Washington: Researchers have unearthed what could be the largest and oldest wine cellar in the Near East.
The group made the discovery at the 75-acre Tel Kabri site in Israel, the ruins of a northern Canaanite city that dates back to approximately 1700 B.C.
The excavations at the vast palace of the rulers of the city are co-directed by Eric H. Cline of the George Washington University (GW), and Assaf Yasur-Landau of the University of Haifa, with Andrew Koh of Brandeis University as associate director.
As researchers excavated at the site, they uncovered a three-foot-long jug, later christened "Bessie."
Dr. Cline, chair of GW`s Department of Classical and Near Eastern Languages and Civilizations within the Columbian College of Arts and Sciences, said that they dug and dug, and all of a sudden, Bessie`s friends started appearing-five, 10, 15, ultimately 40 jars packed in a 15-by-25-foot storage room.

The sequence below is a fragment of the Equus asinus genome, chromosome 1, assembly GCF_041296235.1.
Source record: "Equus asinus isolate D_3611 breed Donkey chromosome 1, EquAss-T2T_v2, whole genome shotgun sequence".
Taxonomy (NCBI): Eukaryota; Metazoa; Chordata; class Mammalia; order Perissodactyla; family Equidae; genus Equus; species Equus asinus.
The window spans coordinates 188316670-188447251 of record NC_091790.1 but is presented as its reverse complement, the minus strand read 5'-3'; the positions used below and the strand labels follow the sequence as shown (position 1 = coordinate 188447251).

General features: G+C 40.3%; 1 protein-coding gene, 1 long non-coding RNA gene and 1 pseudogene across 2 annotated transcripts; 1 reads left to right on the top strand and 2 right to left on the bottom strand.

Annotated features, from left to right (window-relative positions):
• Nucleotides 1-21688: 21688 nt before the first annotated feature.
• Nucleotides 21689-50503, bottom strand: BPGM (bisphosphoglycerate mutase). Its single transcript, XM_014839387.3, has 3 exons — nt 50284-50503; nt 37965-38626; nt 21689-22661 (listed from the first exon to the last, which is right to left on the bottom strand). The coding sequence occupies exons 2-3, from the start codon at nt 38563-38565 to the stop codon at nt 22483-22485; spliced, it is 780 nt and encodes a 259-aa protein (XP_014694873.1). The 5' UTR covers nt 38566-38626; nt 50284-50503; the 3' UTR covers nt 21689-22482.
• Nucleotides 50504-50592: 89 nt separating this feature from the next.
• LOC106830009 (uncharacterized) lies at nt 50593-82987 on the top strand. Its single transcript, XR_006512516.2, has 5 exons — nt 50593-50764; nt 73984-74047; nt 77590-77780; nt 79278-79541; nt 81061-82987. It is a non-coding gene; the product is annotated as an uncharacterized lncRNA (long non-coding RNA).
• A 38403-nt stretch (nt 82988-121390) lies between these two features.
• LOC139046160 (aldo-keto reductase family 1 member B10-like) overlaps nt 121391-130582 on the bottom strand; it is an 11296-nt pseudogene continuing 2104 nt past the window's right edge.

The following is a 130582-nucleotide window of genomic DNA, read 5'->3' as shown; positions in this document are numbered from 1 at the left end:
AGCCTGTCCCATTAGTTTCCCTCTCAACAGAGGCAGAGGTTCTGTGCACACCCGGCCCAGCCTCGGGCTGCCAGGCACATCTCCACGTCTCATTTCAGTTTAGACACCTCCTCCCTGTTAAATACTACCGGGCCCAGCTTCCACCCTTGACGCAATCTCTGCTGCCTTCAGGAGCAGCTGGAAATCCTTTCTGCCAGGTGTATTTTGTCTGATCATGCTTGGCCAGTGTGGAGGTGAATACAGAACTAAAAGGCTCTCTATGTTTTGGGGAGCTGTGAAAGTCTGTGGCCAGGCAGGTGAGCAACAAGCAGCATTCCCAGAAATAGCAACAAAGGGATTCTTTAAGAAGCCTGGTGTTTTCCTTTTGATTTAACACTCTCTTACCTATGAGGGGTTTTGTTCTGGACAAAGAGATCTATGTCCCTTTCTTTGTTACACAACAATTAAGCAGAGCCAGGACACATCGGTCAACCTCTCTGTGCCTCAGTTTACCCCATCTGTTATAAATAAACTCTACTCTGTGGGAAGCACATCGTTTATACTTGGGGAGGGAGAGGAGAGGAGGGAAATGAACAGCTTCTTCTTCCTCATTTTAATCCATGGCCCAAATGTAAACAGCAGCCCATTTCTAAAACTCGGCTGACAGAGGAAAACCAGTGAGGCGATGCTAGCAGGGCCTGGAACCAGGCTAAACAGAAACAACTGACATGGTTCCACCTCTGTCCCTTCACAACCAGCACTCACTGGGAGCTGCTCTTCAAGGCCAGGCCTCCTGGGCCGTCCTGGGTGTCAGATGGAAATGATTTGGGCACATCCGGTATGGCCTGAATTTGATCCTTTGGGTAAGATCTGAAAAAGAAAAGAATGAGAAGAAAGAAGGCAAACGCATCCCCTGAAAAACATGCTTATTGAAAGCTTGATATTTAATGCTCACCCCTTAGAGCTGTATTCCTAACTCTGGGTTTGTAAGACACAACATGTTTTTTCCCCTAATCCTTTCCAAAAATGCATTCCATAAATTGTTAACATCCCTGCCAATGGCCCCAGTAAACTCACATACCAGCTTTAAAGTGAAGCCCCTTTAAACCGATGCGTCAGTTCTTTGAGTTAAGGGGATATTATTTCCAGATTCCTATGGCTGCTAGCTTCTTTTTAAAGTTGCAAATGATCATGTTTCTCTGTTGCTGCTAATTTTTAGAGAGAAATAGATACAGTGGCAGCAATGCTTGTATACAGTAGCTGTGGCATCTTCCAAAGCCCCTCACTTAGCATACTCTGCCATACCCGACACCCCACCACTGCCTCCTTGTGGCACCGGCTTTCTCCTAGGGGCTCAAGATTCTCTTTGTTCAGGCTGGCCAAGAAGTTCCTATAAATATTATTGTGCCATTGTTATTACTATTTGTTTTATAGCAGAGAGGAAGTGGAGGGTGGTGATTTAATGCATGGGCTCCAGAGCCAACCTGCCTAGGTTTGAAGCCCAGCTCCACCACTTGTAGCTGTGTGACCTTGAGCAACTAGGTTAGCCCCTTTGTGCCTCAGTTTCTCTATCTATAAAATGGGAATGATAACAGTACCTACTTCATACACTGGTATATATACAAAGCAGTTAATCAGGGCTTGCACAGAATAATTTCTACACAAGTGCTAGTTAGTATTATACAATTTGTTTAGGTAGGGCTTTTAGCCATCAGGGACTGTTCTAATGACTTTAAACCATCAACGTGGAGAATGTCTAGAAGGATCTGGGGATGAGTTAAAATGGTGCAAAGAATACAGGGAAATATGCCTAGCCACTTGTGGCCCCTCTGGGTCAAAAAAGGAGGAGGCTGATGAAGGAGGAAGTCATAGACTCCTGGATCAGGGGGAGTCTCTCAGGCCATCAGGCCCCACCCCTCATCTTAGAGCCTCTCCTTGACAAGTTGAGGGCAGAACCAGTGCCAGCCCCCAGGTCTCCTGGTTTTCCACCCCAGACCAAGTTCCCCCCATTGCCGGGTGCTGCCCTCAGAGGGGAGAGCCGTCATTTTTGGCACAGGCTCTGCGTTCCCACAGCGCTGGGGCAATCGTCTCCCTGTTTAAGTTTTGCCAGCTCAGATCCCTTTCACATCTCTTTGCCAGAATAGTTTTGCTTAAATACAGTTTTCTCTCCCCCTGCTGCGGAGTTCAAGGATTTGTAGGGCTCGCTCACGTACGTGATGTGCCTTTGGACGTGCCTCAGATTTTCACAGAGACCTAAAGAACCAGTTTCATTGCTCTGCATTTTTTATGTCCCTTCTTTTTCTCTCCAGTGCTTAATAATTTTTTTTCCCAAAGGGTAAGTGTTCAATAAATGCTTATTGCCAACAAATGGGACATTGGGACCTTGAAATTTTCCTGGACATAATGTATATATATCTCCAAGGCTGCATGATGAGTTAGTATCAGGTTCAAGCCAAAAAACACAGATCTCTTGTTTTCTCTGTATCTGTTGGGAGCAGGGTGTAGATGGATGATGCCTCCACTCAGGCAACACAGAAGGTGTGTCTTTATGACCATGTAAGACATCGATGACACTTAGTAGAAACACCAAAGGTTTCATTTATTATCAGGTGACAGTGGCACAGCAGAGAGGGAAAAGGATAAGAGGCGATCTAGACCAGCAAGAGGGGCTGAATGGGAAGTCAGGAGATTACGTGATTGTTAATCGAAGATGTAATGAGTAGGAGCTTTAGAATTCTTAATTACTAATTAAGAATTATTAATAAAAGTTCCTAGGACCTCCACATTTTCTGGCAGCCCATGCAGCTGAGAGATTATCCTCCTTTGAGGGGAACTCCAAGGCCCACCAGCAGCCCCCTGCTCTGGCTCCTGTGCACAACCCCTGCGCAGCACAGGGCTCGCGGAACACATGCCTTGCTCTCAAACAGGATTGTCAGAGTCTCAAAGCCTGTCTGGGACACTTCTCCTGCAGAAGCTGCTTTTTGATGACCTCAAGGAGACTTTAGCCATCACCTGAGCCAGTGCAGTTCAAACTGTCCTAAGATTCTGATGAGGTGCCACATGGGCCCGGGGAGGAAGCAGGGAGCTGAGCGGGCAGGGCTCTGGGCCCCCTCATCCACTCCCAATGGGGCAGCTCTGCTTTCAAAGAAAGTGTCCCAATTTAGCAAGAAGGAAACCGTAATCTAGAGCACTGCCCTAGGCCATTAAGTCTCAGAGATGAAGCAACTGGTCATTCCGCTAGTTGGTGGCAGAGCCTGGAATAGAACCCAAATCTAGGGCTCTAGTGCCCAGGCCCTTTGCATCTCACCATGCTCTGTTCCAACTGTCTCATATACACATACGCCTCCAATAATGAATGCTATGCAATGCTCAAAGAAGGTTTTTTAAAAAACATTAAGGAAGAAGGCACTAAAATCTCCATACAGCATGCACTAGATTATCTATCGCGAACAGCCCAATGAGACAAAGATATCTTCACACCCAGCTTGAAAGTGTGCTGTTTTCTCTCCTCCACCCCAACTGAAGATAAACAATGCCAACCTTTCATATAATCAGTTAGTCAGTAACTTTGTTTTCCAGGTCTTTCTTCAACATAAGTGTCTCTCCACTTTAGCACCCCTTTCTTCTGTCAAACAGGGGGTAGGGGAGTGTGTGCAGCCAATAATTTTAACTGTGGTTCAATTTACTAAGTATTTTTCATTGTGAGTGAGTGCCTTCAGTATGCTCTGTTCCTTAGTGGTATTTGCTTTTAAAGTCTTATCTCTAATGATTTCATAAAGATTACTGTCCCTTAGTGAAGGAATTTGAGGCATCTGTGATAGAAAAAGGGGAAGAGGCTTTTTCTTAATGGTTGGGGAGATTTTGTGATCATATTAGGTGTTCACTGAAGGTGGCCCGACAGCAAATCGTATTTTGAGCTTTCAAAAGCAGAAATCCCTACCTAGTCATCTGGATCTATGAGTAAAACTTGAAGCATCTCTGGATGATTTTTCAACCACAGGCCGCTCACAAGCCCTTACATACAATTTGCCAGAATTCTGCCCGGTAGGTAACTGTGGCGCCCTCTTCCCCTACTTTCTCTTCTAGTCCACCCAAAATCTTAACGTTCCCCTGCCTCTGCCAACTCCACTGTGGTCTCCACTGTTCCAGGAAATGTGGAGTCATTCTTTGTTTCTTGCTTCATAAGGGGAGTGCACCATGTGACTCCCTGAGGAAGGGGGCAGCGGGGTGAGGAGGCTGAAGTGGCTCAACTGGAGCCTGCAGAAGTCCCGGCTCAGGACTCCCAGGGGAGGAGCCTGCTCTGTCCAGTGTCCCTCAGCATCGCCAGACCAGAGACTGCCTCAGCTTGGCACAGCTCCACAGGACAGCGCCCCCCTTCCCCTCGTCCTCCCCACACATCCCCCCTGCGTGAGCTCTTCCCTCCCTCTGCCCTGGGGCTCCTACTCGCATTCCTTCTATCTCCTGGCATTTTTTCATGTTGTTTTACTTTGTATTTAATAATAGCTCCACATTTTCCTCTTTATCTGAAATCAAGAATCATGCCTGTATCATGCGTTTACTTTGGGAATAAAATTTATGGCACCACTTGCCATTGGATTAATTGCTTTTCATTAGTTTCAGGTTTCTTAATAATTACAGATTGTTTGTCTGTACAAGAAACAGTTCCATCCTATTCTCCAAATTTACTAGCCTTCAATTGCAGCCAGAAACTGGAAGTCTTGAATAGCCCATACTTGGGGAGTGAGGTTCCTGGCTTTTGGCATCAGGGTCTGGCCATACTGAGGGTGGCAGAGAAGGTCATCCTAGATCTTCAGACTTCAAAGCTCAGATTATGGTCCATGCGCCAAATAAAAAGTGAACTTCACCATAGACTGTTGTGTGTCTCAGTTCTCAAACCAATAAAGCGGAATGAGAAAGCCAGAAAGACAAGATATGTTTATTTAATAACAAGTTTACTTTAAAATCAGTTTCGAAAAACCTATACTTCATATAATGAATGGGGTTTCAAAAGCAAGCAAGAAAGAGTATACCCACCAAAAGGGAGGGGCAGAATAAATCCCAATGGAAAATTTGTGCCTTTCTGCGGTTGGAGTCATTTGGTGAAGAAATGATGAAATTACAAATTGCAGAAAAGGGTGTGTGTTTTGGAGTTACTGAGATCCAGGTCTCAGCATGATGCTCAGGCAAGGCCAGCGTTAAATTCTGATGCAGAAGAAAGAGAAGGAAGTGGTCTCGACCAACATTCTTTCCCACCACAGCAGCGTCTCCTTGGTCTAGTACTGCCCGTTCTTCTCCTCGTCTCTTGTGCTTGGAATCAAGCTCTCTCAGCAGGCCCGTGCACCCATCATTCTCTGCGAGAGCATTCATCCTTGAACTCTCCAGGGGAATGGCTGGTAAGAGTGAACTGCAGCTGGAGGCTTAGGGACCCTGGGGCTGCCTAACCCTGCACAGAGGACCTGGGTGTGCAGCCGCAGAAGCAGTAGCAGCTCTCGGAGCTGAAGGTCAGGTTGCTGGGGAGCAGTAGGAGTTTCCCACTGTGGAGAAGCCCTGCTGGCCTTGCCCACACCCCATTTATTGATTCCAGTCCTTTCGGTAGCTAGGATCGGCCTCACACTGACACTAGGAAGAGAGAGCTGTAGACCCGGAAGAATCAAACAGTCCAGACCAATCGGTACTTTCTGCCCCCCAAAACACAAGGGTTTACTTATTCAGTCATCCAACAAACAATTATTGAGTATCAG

He said that this is a hugely significant discovery-it`s a wine cellar that, to our knowledge, is largely unmatched in its age and size.
The 40 jars have a capacity of roughly 2,000 liters, meaning the cellar could have held the equivalent of nearly 3,000 bottles of reds and whites.
Dr. Yasur-Landau, chair of the Department of Maritime Civilizations at the University of Haifa, said that the wine cellar was located near a hall where banquets took place, a place where the Kabri elite and possibly foreign guests consumed goat meat and wine.
He said that the wine cellar and the banquet hall were destroyed during the same violent event, perhaps an earthquake, which covered them with thick debris of mud bricks and plaster.